A second series of plates 18 is located intermediate the plates 14 and attached to the horizontal member 19, and has electrical contact with the wire 20 through the bolt 21. A gas passageway 22, in which a butterfly valve 23 is located, communicates with the gas generating chamber 4 through an orifice 24. An air inlet chamber 25 has communication with the gas passageway 22 above the orifice 24. A downwardly opening check valve 26 is in control of the openings 27, and is held inoperatively closed by means of light spring 28. An adjustable auxiliary air valve 29 is provided in the wall of the gas passageway 22, which air valve is closed by the butterfly valve 23 when the butterfly valve is closed, but communicates with the outside air when the butterfly valve is open.

Operation of the device

The chambers 2 and 4 are first filled to the level 'a' with a solution of weak sulphuric acid or other electrolyte not changed by the passage of current therethrough, and the opening 5 is connected to a tank of water, not shown. The wire 16 is next connected to the positive pole of a storage battery or other source of direct current and the wire 20 to the negative pole. Since the solution within the carburetor is a conductor of electricity, current will flow therethrough and hydrogen will be given off from the negative or cathode plates 18 and oxygen from the positive or anode plates 14. The butterfly valve 23 is opened and the gas passageway 22 brought into communication with a partial vacuum. Atmospheric pressure acting on the top of the check valve 26 causes it to be forced downwardly as shown in dotted lines. The hydrogen and oxygen liberated from the water at the plates 18 and 14 are drawn upwardly through the orifice 24 covered by the check valve 30 where they are subsequently mixed with air entering through the openings 27 and through the auxiliary air valve 29. When it is desired to reduce the flow of hydrogen and oxygen from the plates 18 and 14, the current flowing through the device is reduced, and when the current is interrupted the flow ceases. When the butterfly valve 23 is moved to closed position, the check valve 26 is automatically closed by the spring 28. Any excess gas given off during these operations IS stored in the space above the fluid where it is ready for subsequent use. Water is converted into its gaseous constituents by the device herein described, but the dilute sulphuric acid or other suitable electrolyte in the carburetor remains unchanged, since it is not destroyed by electrolysis, and the parts in contact therewith are made of bakelite and lead or other material not attacked by the electrolyte.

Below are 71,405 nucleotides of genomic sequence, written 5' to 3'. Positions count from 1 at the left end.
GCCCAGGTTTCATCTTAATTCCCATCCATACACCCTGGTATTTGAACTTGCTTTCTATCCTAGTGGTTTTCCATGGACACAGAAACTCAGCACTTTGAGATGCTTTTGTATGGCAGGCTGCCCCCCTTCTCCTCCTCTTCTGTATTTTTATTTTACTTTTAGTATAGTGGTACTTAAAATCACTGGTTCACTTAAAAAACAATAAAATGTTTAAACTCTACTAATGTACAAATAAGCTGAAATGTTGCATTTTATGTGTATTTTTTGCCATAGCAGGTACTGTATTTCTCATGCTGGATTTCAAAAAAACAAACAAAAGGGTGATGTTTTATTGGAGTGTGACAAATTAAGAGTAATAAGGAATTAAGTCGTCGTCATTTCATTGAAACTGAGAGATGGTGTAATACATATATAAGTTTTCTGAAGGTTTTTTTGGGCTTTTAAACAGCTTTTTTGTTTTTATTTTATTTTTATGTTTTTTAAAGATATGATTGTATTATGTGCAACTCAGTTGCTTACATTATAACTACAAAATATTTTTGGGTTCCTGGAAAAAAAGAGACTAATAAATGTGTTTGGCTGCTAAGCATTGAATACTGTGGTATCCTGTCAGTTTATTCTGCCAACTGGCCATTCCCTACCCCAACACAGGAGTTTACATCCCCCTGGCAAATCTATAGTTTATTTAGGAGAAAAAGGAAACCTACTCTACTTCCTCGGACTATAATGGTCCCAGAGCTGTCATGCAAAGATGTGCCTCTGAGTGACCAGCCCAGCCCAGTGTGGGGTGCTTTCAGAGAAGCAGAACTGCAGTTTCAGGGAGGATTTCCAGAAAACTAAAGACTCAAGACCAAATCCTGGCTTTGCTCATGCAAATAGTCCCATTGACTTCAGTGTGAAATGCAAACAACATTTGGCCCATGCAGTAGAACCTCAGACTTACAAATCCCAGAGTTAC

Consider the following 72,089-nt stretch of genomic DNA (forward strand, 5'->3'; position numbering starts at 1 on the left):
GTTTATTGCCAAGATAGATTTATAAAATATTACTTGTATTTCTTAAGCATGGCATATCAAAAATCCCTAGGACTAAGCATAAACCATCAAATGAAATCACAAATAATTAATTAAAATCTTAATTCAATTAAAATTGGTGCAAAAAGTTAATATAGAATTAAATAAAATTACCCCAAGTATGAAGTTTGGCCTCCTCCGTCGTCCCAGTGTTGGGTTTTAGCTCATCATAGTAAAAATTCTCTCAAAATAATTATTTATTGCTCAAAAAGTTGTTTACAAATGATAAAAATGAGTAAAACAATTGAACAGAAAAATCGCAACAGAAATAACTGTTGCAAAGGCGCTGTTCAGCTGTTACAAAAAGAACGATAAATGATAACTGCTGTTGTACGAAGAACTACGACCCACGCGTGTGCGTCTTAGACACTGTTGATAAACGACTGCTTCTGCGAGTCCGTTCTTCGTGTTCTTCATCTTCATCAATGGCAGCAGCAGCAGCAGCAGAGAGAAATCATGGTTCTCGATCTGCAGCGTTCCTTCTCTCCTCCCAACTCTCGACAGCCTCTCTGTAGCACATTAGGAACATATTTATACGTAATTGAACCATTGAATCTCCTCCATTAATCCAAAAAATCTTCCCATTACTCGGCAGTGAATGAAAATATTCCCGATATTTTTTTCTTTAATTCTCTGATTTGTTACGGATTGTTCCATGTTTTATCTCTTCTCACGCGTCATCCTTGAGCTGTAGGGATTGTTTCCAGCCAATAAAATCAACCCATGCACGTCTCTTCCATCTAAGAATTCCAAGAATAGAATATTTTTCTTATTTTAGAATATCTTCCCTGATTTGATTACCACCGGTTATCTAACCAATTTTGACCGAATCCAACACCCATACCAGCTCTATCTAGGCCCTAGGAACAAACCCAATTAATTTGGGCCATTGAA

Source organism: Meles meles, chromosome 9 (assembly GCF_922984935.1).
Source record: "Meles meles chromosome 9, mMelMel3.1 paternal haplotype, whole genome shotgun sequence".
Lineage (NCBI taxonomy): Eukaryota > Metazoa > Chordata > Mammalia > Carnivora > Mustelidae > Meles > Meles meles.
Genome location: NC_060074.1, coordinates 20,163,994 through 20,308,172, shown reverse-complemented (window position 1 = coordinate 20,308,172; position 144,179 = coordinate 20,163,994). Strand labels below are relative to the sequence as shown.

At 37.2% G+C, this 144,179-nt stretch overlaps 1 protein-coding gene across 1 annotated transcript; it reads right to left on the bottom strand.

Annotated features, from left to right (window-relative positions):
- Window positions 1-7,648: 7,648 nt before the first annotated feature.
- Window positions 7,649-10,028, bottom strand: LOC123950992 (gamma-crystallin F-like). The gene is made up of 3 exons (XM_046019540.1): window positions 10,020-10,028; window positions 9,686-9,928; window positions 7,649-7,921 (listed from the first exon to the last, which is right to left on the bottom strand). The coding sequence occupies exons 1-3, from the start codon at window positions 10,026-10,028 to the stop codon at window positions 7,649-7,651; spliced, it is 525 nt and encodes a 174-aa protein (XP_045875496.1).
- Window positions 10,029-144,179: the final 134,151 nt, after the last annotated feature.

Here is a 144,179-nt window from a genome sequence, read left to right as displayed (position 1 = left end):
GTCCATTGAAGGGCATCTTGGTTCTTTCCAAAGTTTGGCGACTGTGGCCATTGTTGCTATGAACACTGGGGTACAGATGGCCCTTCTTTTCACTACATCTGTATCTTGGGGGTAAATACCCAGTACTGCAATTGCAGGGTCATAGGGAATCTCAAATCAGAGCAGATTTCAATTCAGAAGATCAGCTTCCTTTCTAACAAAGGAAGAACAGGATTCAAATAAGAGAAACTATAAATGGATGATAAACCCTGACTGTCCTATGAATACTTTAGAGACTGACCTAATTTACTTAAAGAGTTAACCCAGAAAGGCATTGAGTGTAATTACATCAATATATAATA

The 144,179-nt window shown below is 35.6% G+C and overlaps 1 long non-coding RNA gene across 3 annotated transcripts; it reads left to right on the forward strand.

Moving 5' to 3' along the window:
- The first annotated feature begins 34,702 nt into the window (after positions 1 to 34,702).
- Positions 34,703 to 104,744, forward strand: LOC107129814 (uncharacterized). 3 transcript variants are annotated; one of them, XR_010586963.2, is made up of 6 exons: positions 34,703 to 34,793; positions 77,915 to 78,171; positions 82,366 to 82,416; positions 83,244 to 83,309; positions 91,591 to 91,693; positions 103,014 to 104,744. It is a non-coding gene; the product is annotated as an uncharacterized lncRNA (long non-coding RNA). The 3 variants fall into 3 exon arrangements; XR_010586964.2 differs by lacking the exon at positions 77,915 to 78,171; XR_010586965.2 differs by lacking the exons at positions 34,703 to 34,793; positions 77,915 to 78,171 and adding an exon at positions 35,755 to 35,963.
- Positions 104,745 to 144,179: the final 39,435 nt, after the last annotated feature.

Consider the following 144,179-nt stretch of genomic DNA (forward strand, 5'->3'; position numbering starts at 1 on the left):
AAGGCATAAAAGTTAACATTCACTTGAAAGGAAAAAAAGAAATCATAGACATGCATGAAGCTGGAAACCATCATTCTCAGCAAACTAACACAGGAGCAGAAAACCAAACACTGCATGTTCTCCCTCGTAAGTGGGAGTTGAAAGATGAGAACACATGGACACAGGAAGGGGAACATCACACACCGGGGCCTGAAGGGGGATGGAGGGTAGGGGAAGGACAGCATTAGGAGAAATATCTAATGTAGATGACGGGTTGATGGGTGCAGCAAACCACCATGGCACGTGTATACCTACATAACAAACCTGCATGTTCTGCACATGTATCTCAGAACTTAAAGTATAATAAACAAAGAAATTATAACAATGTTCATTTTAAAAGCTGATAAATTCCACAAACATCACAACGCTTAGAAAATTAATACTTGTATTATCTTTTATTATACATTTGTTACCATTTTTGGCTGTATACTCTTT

A modified form

The structure shown in Figure 2 (below) is substantially the same as that shown in Figure 1 with the exception that the modified structure embraces a larger gas generating chamber which is divided by means of an insulating plate 31 and is further provided with a depending baffle plate 32 which separates the gas generating chamber 33 from the float chamber 34 in which the float 35 operates in the same manner as in Figure 1. Moreover, the structure shown in Figure 2 provides a series of spaced depending plates 36 which are electrically connected to the wire 37, and a second series of similar plates 38 which are electrically connected to the wire 39 and are spaced apart from the plates 36 by the insulating plate 31. Gases generated on the surfaces of the plates 36 and 38 pass upward through the orifice 39a into the gas passageway 40 where they are mixed with air as explained in the description of Figure 1.
A pipe 51 bent as shown in Figure 2 passes downwardly through the housing of the carburetor and has a series of spaced apertures 'a' in its horizontal portion beneath the plates 36 and 38. An upwardly opening check valve 53 is in control of the air inlet 54. When a partial vacuum exists in the chamber 33, air is drawn in through the opening 54 and subsequently passes upwardly through the apertures 'a'. This air tends to remove any bubbles of gas collecting on the plates 36 and 38 and also tends to cool the electrolyte. The check valve 53 automatically closes when a gas pressure exists within the carburetor and thereby prevents the electrolyte from being forced out of the opening 54. In order to provide for alternate evolution of the gases from the plates 36 and 38, a pole changer 41, shown in Figure 3 (below) is provided, which is actuated periodically by the motor 42 which drives the worm 43 and the gear 44 and causes oscillations of the member 45 which is connected by a spring 46 to the arm 47, thereby causing the pole changer to snap from one position to the other.